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For denoting the application of an FIR filter with impulse response $\mathbf{k}$ to a signal $\mathbf{x}$ in time domain, we can use the convolution operation, i.e., $\mathbf{x}*\mathbf{k}$. What is the best concise way to denote the application of an IIR filter to a signal in time domain? An IIR filter has, by definition, an impulse response that is infinitely long. Using convolution to denote its application seems odd to me. I am not asking about what an IIR filter is or how it is defined but how to denote it mathematically in a visually appealing way.

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Standard notation for the time domain is the linear difference equation. See for example: https://ccrma.stanford.edu/~jos/filters/Difference_Equation_I.html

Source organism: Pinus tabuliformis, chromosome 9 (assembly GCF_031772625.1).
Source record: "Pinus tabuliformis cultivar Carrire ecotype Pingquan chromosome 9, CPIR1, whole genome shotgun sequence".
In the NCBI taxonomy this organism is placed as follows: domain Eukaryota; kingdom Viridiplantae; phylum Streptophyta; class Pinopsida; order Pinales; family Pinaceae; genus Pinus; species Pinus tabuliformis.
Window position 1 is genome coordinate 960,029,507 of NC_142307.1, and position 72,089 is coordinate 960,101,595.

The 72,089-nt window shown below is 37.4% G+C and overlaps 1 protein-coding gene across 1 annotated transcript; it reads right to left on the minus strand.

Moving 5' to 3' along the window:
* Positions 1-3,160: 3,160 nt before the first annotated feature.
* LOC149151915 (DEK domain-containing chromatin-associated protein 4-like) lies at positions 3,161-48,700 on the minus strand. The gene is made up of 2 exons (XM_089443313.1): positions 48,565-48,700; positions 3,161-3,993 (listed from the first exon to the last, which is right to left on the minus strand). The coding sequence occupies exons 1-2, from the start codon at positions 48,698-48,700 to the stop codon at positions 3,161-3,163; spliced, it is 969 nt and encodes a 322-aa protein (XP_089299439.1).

If you write it in the form

$$ \sum_i a_i y[n-1] = \sum_i b_i x[n-i] $$

it has a one to one correspondence with the z-transform.

$$H(z) = \frac{\sum_i b_i z^{-i}}{\sum_i a_i z^{-i}} $$

That's however NOT the best way to actually implement a time domain IIR filter. That would be a topic for a different question.

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  • $\begingroup$ then it's like adding two convolutions. this is the Direct Form. $\endgroup$ Aug 12, 2021 at 21:50

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